• 7. COMPARISONSGENERAL SYSTEM COMPARISONS:Cost:Table 1 shows a general cost breakdown for some systems commonly considered for spaceheating applications. Estimates were provided based on a 100,000 ft2 warehouse. Total installa-tion costs are not quantified but rated in relative terms with 1 being the least expensive and 4 themost expensive.GARD Study Efficiency Evaluation:The only third party study that Mass Energy Lab was able to obtain which quantitatively com-pared the efficiencies of various space heater came from Cambridge Engineering. The mod-elling simulation was performed with EnergyPlus software and based on a generic 200,000 ft2warehouse. Cases were run covering ventilation rates of 0,100%, and 130% of ASHRAE 62.1 lev-els. For each of these, maximum stratification levels of 4º F and 10º F were tested, for a total of 6cases. Boilers and units heaters experience significant stratification while in the other systems it ismuch more limited. Therefore, for a given ventilation rate the energy consumption rates for theboiler and unit heater were taken from the 10º F stratification simulation run. A maximum strati-fication of 4º F was assumed for all other systems. Note that the boiler was not modeled for thecases any ventilation. 5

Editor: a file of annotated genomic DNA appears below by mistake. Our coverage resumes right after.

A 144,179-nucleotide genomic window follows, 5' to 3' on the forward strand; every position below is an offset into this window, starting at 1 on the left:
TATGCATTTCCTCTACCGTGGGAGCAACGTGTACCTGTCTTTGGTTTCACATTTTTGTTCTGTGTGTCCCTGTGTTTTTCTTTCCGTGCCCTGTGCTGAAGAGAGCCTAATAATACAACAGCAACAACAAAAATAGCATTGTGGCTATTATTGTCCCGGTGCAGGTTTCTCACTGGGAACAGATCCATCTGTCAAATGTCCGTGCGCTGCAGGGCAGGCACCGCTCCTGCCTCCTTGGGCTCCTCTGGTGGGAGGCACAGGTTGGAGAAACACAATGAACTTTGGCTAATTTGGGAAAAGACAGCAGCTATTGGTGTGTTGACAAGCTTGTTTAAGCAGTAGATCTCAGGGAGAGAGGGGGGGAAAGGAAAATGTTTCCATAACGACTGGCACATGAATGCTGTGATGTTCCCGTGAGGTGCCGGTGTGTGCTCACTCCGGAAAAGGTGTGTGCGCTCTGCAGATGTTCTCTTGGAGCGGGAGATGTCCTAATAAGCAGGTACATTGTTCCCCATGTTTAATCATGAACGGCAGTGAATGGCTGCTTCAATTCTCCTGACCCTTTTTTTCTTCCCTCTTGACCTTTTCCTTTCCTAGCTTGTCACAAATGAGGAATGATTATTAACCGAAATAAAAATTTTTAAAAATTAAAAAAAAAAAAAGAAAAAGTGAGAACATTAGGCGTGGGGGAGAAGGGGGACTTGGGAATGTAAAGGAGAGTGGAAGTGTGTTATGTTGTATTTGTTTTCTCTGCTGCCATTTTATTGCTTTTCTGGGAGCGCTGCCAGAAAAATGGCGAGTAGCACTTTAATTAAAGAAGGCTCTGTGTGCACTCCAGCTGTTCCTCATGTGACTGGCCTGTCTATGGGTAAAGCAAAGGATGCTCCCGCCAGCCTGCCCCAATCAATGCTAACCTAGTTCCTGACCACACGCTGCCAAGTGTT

• 8. SOLARONICSTARGET SYSTEM ADVANTAGE AND DISADVANTAGES:Solaronics Low-Intensity SunTube Heater:Advantages:Control: Infrared systems can direct their radiant energy precisely to the areas where it is need-ed to warm people and equipment directly without having to heat all the air in the building. Thisfact makes the SunTube excellent for zonal application where only a fraction of the floor space isoccupied and requires heating.Comfort: When large bay doors open in a smaller building such as a garage all the warm airquickly rushes out and it may be some time before traditional space heaters are able to reheatall the air within the building. In contrast, infrared heaters continue to warm occupants directlyvia radiant energy so there is minimal loss off warmth even with a drop in air temperature. Anypeople and equipment entering the building will quickly feel the effects of such a heating sys-tem.Stratification: The SunTube heats the ambient air only gradually through reradiation from warmedobjects in the building. There are no jets or plumes of hot air as there are with other types of heat-ing systems. Therefore, there is generally little stratification.Efficiency:: Solaronics claims that customers can save up to 75% on their energy bills by replacingtheir old heaters. The case studies provided by Solaronics and its distribution partners(Table 1) suggest that savings will usually be over 50%. 6